After I investigated a little on the internet, I learned that Japanese doctors are notorious for prescribing antibiotics for colds. So even if I hadn’t expressed concern about an infection, he would have probably given me one anyway. I thought it was common knowledge that you don’t take antibiotics for colds (because it’s a virus, not an infection), but then again, it seems that people around here think that colds are causes by being cold. Whenever I’ve mentioned it to my host family or any of their friends, I always get a comment along the lines of “Oh it has been cold outside lately hasn’t it?” or “Well Japan is much colder than America isn’t it!” or “You should wear coats more often!”

Japan has much higher restrictions on over the counter drugs. Many things that are available in American drugstores either need prescriptions or are completely not allowed. Because of this, Japanese people go to doctors much more than we do. And why not, since it’s so cheap here?

But it seems that this has caused a certain amount of medical ignorance. Because people don’t treat their own colds, they don’t know how colds are treated. And because of the nature of Japanese society, it is considered incredibly rude to question a doctor. Doctors are very highly regarded. They are addressed as “sensei”, which is also what they call teachers and authors.

What are the possible positive and negative effects of this kind of system? Is it inevitable that socialized medicine will result in this kind of relationship with medicine? How much do you think culture impacts this? Can questioning doctors cause problems, or is it an important practice?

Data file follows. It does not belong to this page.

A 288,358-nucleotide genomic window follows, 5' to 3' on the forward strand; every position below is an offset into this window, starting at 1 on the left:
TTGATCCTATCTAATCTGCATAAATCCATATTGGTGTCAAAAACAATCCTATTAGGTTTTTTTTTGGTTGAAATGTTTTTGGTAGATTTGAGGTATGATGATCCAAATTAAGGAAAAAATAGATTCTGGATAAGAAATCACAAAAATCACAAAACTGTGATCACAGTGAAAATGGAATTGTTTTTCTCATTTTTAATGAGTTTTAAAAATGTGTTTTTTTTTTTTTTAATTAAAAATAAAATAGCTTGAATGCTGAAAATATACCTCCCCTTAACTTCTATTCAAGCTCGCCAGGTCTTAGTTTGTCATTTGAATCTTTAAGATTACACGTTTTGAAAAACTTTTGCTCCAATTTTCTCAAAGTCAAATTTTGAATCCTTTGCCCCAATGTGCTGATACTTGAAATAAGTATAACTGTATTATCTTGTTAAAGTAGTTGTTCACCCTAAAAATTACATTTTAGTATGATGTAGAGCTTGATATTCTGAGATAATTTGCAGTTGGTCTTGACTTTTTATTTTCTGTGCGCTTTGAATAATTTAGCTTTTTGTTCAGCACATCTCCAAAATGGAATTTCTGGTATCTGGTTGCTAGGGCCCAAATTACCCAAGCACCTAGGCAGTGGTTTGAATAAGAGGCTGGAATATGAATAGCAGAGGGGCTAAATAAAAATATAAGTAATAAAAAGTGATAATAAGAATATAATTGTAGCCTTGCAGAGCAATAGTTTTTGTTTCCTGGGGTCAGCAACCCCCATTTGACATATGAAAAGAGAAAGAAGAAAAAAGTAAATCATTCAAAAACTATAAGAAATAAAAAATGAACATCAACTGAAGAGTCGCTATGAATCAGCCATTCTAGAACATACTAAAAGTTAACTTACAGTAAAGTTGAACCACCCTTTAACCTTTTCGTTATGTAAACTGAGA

(By the way, don’t forget to send me questions you’d like me to ask a Japanese high schooler)

Announcement and Picture of the Week

Hello everyone! Here’s a picture that I’d like to share with you:

This is the National Noh Theater. You might be surprised that it’s so small, being the largest Noh theater in Japan. But Noh, unlike Kabuki, has a very intimate atmosphere. Noh typically only has a few performers, and very little props, if any. Honestly, it’s very boring compared to Kabuki, as it is slow and very drawn out. But we came not to see Noh, but to see Kyogen, which is performed in the same theater.

Kyogen are small comedy plays that are performed on the same kind of stage. They were traditionally performed between Noh plays to lighten the mood. This was another great opportunity to experience Japanese culture. If any of you want to know more about Japanese traditional theatre, ask me. I know too much about it.

Also, an announcement: At some point soon, I’ll be interviewing a Japanese high schooler (or maybe two), and I’d like to know what kind of things I should ask about. So please send me questions some time within the next few weeks.

Until next time!

Gender-bending in Japan

Hello all! I hear it’s finally raining in Oregon. I’m kind of jealous, and getting a little homesick. I never thought I’d say it, but I wish it would start raining!

I have already had many unique opportunities here in Japan. One of them was to see Takarazuka last weekend. Takarazuka is a very famous acting group, made up of five troupes, and they are all women. The women play all the male roles. They put on huge, spectacular, Broadway-style musicals, often Western stories such as Cinderella.

The women who are trained to act the male roles are called “otoko-yaku”. They have a huge chorus, so many of them go mostly unnoticed, but a few otoko-yaku become stars of the group. After they become popular with fans, they are chosen to play the lead roles. Next to them, the women are trained to act and sing in an over the top feminine manner, to make the otoko-yaku seem more masculine. Here’s some examples: